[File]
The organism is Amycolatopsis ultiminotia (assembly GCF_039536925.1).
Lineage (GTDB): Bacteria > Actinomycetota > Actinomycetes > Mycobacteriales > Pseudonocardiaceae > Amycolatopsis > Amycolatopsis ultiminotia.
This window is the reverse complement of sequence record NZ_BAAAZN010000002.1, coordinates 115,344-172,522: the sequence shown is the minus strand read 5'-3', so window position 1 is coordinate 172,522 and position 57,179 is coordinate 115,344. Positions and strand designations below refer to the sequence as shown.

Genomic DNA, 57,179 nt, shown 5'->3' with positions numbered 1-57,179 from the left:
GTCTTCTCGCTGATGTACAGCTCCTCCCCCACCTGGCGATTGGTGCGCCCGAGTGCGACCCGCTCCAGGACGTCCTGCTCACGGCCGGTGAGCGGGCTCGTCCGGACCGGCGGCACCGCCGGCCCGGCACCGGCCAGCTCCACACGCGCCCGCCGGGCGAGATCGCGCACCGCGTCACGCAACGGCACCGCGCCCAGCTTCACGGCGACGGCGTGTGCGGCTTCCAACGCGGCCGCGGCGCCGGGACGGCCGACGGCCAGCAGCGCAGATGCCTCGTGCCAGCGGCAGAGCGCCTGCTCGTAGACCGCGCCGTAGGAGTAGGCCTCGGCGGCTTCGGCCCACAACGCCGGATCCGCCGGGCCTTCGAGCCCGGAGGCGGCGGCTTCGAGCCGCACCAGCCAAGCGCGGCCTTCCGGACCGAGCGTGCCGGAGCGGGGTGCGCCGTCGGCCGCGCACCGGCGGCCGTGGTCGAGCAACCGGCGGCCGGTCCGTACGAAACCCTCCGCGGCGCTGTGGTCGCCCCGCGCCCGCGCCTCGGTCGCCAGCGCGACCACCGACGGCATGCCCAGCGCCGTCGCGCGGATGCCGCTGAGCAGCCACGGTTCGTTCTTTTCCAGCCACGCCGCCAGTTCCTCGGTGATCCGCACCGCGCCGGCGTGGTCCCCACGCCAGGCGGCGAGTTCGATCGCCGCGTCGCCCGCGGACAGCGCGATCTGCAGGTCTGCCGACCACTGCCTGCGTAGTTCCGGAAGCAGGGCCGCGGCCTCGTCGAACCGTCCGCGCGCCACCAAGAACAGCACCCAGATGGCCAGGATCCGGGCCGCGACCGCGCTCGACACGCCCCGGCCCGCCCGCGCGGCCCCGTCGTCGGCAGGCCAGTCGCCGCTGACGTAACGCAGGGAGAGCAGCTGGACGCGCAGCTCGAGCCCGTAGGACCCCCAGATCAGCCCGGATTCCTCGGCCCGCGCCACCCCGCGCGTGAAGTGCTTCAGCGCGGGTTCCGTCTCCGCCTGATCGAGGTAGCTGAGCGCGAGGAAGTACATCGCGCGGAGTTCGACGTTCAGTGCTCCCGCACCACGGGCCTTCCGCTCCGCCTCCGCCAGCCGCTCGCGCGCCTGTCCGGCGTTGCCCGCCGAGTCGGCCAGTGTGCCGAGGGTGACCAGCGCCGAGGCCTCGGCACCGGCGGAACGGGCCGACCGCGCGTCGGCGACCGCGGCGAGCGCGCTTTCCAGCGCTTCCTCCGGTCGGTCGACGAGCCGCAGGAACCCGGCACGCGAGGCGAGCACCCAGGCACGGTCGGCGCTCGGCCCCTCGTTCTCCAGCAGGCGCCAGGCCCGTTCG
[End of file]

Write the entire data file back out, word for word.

The organism is Amycolatopsis ultiminotia (assembly GCF_039536925.1).
Lineage (GTDB): Bacteria > Actinomycetota > Actinomycetes > Mycobacteriales > Pseudonocardiaceae > Amycolatopsis > Amycolatopsis ultiminotia.
This window is the reverse complement of sequence record NZ_BAAAZN010000002.1, coordinates 115,344-172,522: the sequence shown is the minus strand read 5'-3', so window position 1 is coordinate 172,522 and position 57,179 is coordinate 115,344. Positions and strand designations below refer to the sequence as shown.

Genomic DNA, 57,179 nt, shown 5'->3' with positions numbered 1-57,179 from the left:
GTCTTCTCGCTGATGTACAGCTCCTCCCCCACCTGGCGATTGGTGCGCCCGAGTGCGACCCGCTCCAGGACGTCCTGCTCACGGCCGGTGAGCGGGCTCGTCCGGACCGGCGGCACCGCCGGCCCGGCACCGGCCAGCTCCACACGCGCCCGCCGGGCGAGATCGCGCACCGCGTCACGCAACGGCACCGCGCCCAGCTTCACGGCGACGGCGTGTGCGGCTTCCAACGCGGCCGCGGCGCCGGGACGGCCGACGGCCAGCAGCGCAGATGCCTCGTGCCAGCGGCAGAGCGCCTGCTCGTAGACCGCGCCGTAGGAGTAGGCCTCGGCGGCTTCGGCCCACAACGCCGGATCCGCCGGGCCTTCGAGCCCGGAGGCGGCGGCTTCGAGCCGCACCAGCCAAGCGCGGCCTTCCGGACCGAGCGTGCCGGAGCGGGGTGCGCCGTCGGCCGCGCACCGGCGGCCGTGGTCGAGCAACCGGCGGCCGGTCCGTACGAAACCCTCCGCGGCGCTGTGGTCGCCCCGCGCCCGCGCCTCGGTCGCCAGCGCGACCACCGACGGCATGCCCAGCGCCGTCGCGCGGATGCCGCTGAGCAGCCACGGTTCGTTCTTTTCCAGCCACGCCGCCAGTTCCTCGGTGATCCGCACCGCGCCGGCGTGGTCCCCACGCCAGGCGGCGAGTTCGATCGCCGCGTCGCCCGCGGACAGCGCGATCTGCAGGTCTGCCGACCACTGCCTGCGTAGTTCCGGAAGCAGGGCCGCGGCCTCGTCGAACCGTCCGCGCGCCACCAAGAACAGCACCCAGATGGCCAGGATCCGGGCCGCGACCGCGCTCGACACGCCCCGGCCCGCCCGCGCGGCCCCGTCGTCGGCAGGCCAGTCGCCGCTGACGTAACGCAGGGAGAGCAGCTGGACGCGCAGCTCGAGCCCGTAGGACCCCCAGATCAGCCCGGATTCCTCGGCCCGCGCCACCCCGCGCGTGAAGTGCTTCAGCGCGGGTTCCGTCTCCGCCTGATCGAGGTAGCTGAGCGCGAGGAAGTACATCGCGCGGAGTTCGACGTTCAGTGCTCCCGCACCACGGGCCTTCCGCTCCGCCTCCGCCAGCCGCTCGCGCGCCTGTCCGGCGTTGCCCGCCGAGTCGGCCAGTGTGCCGAGGGTGACCAGCGCCGAGGCCTCGGCACCGGCGGAACGGGCCGACCGCGCGTCGGCGACCGCGGCGAGCGCGCTTTCCAGCGCTTCCTCCGGTCGGTCGACGAGCCGCAGGAACCCGGCACGCGAGGCGAGCACCCAGGCACGGTCGGCGCTCGGCCCCTCGTTCTCCAGCAGGCGCCAGGCCCGTTCG